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Democrat

Rep. William Lacy Clay (D)

William Lacy Clay Contact
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Email: n/a
DC Contact Information

Phone: 202-225-2406

Address: 2418 RHOB, DC 20515

Websites: clay.house.gov
State Office Contact Information

Phone: (314) 367-1970

Address: 111 S. 10th Street, St. Louis MO 63102-1125

St. Louis MO

Phone: (314) 669-9393

Fax: (314) 669-9898

Address: 6830 Gravois Avenue, St. Louis MO 63116-1137

Florissant MO

Phone: (314) 383-5240

Fax: (314) 383-8020

Address: 1281 Graham Road, Florissant MO 63031-8029

William Lacy Clay Staff
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Jamry, Pauline
Legislative Director
Jamry, Pauline
Legislative Director
Pecantte, Richard
Legislative Assistant
Jamry, Pauline
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Legislative Director
Jamry, Pauline
Legislative Director
Jamry, Pauline
Legislative Director
Jamry, Pauline
Legislative Director
Pecantte, Richard
Legislative Assistant
Jamry, Pauline
Legislative Director
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Legislative Director
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Legislative Assistant
Pecantte, Richard
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Legislative Director
Pecantte, Richard
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Legislative Assistant
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Legislative Director
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Legislative Director
Pecantte, Richard
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Jamry, Pauline
Legislative Director
Jamry, Pauline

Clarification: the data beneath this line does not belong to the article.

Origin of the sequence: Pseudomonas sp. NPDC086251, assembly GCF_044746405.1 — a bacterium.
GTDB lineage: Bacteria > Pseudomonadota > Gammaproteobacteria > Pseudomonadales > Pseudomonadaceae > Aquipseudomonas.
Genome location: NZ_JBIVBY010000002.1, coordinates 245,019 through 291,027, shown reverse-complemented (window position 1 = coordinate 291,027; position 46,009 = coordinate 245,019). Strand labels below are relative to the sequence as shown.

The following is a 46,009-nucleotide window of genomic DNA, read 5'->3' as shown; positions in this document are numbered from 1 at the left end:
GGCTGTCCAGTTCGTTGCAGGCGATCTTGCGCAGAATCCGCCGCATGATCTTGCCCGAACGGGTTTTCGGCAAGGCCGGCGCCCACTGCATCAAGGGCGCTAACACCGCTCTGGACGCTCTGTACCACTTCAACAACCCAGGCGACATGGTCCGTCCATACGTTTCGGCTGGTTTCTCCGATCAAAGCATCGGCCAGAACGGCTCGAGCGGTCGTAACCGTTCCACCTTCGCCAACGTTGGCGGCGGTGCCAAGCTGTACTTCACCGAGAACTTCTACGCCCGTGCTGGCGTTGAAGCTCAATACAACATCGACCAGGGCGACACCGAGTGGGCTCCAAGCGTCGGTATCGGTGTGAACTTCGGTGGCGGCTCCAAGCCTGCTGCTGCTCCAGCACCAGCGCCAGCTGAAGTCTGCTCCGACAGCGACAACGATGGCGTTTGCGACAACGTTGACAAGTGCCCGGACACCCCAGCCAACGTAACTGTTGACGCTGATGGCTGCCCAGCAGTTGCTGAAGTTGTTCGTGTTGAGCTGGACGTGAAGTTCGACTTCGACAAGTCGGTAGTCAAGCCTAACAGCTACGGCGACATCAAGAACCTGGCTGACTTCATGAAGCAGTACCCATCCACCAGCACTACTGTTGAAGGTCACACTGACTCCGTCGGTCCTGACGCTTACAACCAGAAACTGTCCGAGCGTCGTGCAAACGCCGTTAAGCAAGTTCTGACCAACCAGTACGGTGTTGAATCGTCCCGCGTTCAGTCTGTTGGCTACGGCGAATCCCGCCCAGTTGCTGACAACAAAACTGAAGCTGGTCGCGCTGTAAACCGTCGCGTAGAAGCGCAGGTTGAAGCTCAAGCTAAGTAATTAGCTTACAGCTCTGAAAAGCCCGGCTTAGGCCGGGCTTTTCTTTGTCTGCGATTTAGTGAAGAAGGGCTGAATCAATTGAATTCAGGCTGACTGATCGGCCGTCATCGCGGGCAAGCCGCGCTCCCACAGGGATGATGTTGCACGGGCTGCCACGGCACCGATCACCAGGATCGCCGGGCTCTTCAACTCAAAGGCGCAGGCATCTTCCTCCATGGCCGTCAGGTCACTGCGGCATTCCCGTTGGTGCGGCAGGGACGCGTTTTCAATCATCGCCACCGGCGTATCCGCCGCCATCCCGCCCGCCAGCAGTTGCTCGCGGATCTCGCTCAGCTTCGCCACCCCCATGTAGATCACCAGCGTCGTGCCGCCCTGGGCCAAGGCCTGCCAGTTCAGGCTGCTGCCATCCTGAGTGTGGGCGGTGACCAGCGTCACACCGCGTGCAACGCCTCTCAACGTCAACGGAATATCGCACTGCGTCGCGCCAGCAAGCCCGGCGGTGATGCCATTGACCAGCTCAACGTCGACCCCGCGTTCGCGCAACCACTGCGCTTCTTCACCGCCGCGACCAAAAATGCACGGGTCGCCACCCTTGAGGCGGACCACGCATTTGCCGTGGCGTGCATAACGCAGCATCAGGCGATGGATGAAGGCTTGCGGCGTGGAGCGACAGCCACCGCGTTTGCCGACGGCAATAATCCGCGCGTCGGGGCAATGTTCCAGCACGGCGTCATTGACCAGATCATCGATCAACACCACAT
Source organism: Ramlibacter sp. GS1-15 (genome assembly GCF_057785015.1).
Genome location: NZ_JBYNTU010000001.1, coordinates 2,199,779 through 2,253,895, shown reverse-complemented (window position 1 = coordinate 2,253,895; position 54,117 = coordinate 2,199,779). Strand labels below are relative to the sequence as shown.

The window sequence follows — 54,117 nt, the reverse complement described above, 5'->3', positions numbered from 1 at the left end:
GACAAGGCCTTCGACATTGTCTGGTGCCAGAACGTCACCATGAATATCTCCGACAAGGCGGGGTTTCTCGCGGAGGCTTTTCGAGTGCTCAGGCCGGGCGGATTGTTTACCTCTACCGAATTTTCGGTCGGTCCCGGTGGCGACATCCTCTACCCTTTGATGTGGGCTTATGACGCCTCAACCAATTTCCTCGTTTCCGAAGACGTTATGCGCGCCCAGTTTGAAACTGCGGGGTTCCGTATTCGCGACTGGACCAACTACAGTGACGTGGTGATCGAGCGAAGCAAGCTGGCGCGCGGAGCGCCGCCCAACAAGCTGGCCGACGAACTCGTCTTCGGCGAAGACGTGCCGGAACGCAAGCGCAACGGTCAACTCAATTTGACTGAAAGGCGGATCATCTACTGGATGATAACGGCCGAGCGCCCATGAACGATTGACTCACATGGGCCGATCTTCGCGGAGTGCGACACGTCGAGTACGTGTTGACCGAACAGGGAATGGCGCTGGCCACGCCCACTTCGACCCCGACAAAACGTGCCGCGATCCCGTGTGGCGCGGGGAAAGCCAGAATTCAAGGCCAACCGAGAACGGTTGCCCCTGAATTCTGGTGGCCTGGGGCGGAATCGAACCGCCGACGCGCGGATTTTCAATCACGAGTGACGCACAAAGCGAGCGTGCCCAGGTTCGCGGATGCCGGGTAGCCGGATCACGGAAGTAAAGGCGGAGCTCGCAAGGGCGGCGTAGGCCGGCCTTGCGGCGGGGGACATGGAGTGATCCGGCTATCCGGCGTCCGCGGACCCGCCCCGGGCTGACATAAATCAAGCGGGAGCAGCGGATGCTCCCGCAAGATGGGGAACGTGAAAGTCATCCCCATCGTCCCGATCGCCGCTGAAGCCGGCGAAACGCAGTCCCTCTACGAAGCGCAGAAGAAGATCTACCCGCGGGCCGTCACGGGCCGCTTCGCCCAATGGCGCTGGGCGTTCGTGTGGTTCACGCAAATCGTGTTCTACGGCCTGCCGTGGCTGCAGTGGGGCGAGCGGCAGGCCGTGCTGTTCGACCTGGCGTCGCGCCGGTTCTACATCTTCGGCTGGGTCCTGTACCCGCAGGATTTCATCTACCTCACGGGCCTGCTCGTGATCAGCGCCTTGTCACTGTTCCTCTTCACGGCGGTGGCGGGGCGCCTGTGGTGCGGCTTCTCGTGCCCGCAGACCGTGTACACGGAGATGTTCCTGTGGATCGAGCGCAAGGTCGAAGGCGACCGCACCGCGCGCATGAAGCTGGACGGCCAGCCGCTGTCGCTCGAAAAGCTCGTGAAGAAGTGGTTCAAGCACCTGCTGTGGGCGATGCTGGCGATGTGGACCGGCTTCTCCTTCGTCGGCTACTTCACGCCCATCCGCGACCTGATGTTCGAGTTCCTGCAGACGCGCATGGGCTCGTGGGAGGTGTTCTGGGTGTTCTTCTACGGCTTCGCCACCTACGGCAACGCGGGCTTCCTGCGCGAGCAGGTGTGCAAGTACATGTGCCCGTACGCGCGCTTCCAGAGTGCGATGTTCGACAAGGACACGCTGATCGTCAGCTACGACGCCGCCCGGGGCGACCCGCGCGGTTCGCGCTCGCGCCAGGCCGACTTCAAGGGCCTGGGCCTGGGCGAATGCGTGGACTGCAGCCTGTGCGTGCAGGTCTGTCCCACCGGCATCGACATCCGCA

Legislative Director
Pecantte, Richard
Legislative Assistant
Pecantte, Richard
Legislative Assistant
Pecantte, Richard
Legislative Assistant
Jamry, Pauline
Legislative Director
Jamry, Pauline
Legislative Director
Jamry, Pauline
Legislative Director
Pecantte, Richard
Legislative Assistant
Pecantte, Richard
Legislative Assistant
Jamry, Pauline
Legislative Director
Jamry, Pauline
Legislative Director
Jamry, Pauline
Legislative Director
Jamry, Pauline
Legislative Director
Jamry, Pauline
Legislative Director
Jamry, Pauline
Legislative Director
Jamry, Pauline
Legislative Director
Jamry, Pauline
Legislative Director
Jamry, Pauline
Legislative Director
Pecantte, Richard
Legislative Assistant
Pecantte, Richard
Legislative Assistant
Pecantte, Richard
Legislative Assistant
Jamry, Pauline
Legislative Director
Jamry, Pauline
Legislative Director
Jamry, Pauline
Legislative Director
Pecantte, Richard
Legislative Assistant
Jamry, Pauline
Legislative Director
Pecantte, Richard
Legislative Assistant
Jamry, Pauline
Legislative Director
Jamry, Pauline
Legislative Director
Aboussie, Louis
Staff Assistant
Ahmad, Ishmael-Lateef
Caseworker; Press Assistant
Engelhardt, Steven
Communications Director
Jamry, Pauline
Legislative Director
Long, Karyn
Scheduler; Executive Assistant
Massey, Edwilla
Director of Constituent Services
Pecantte, Richard
Legislative Assistant
Williams, Brian
Community Outreach
Ahmad, Ishmael-Lateef
Caseworker; Press Assistant
Engelhardt, Steven
Communications Director
Massey, Edwilla
Director of Constituent Services
Long, Karyn
Scheduler; Executive Assistant
Pecantte, Richard
Legislative Assistant
Jamry, Pauline
Legislative Director
Williams, Brian
Community Outreach
Ahmad, Ishmael-Lateef
Caseworker; Press Assistant
Long, Karyn
Scheduler; Executive Assistant
Aboussie, Louis
Staff Assistant
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William Lacy Clay Committees
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William Lacy Clay Biography
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  • Elected: 2000, 7th term.